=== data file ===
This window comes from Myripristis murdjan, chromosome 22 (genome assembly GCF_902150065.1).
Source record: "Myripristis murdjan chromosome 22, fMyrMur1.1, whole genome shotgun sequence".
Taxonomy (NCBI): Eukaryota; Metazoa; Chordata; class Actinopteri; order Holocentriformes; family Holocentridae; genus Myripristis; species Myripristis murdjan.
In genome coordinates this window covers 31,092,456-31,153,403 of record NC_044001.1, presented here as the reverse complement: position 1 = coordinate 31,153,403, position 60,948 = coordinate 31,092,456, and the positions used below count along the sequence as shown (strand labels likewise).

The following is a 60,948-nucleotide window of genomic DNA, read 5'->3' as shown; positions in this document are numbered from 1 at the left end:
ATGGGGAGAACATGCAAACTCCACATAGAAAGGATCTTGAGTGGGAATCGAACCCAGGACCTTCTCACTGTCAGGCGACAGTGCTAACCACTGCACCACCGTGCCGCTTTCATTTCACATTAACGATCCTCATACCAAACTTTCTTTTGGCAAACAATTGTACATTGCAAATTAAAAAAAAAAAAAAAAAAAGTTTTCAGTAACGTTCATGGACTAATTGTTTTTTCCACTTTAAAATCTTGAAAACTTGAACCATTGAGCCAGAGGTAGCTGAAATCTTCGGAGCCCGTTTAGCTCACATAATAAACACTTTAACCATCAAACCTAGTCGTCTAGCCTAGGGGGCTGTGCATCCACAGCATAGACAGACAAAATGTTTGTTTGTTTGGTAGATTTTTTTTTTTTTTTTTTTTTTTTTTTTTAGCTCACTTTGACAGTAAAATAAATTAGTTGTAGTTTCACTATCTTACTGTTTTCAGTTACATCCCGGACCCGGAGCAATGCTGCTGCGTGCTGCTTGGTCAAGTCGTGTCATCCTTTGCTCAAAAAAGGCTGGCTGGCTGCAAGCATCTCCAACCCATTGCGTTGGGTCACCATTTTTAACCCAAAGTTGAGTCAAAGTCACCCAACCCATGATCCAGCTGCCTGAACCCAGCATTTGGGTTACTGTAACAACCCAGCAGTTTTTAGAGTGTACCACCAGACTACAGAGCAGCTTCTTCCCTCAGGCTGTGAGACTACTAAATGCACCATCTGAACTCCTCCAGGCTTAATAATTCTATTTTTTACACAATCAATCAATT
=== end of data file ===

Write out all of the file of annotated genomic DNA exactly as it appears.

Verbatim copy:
This window comes from Myripristis murdjan, chromosome 22 (genome assembly GCF_902150065.1).
Source record: "Myripristis murdjan chromosome 22, fMyrMur1.1, whole genome shotgun sequence".
Taxonomy (NCBI): Eukaryota; Metazoa; Chordata; class Actinopteri; order Holocentriformes; family Holocentridae; genus Myripristis; species Myripristis murdjan.
In genome coordinates this window covers 31,092,456-31,153,403 of record NC_044001.1, presented here as the reverse complement: position 1 = coordinate 31,153,403, position 60,948 = coordinate 31,092,456, and the positions used below count along the sequence as shown (strand labels likewise).

The following is a 60,948-nucleotide window of genomic DNA, read 5'->3' as shown; positions in this document are numbered from 1 at the left end:
ATGGGGAGAACATGCAAACTCCACATAGAAAGGATCTTGAGTGGGAATCGAACCCAGGACCTTCTCACTGTCAGGCGACAGTGCTAACCACTGCACCACCGTGCCGCTTTCATTTCACATTAACGATCCTCATACCAAACTTTCTTTTGGCAAACAATTGTACATTGCAAATTAAAAAAAAAAAAAAAAAAAGTTTTCAGTAACGTTCATGGACTAATTGTTTTTTCCACTTTAAAATCTTGAAAACTTGAACCATTGAGCCAGAGGTAGCTGAAATCTTCGGAGCCCGTTTAGCTCACATAATAAACACTTTAACCATCAAACCTAGTCGTCTAGCCTAGGGGGCTGTGCATCCACAGCATAGACAGACAAAATGTTTGTTTGTTTGGTAGATTTTTTTTTTTTTTTTTTTTTTTTTTTTTAGCTCACTTTGACAGTAAAATAAATTAGTTGTAGTTTCACTATCTTACTGTTTTCAGTTACATCCCGGACCCGGAGCAATGCTGCTGCGTGCTGCTTGGTCAAGTCGTGTCATCCTTTGCTCAAAAAAGGCTGGCTGGCTGCAAGCATCTCCAACCCATTGCGTTGGGTCACCATTTTTAACCCAAAGTTGAGTCAAAGTCACCCAACCCATGATCCAGCTGCCTGAACCCAGCATTTGGGTTACTGTAACAACCCAGCAGTTTTTAGAGTGTACCACCAGACTACAGAGCAGCTTCTTCCCTCAGGCTGTGAGACTACTAAATGCACCATCTGAACTCCTCCAGGCTTAATAATTCTATTTTTTACACAATCAATCAATT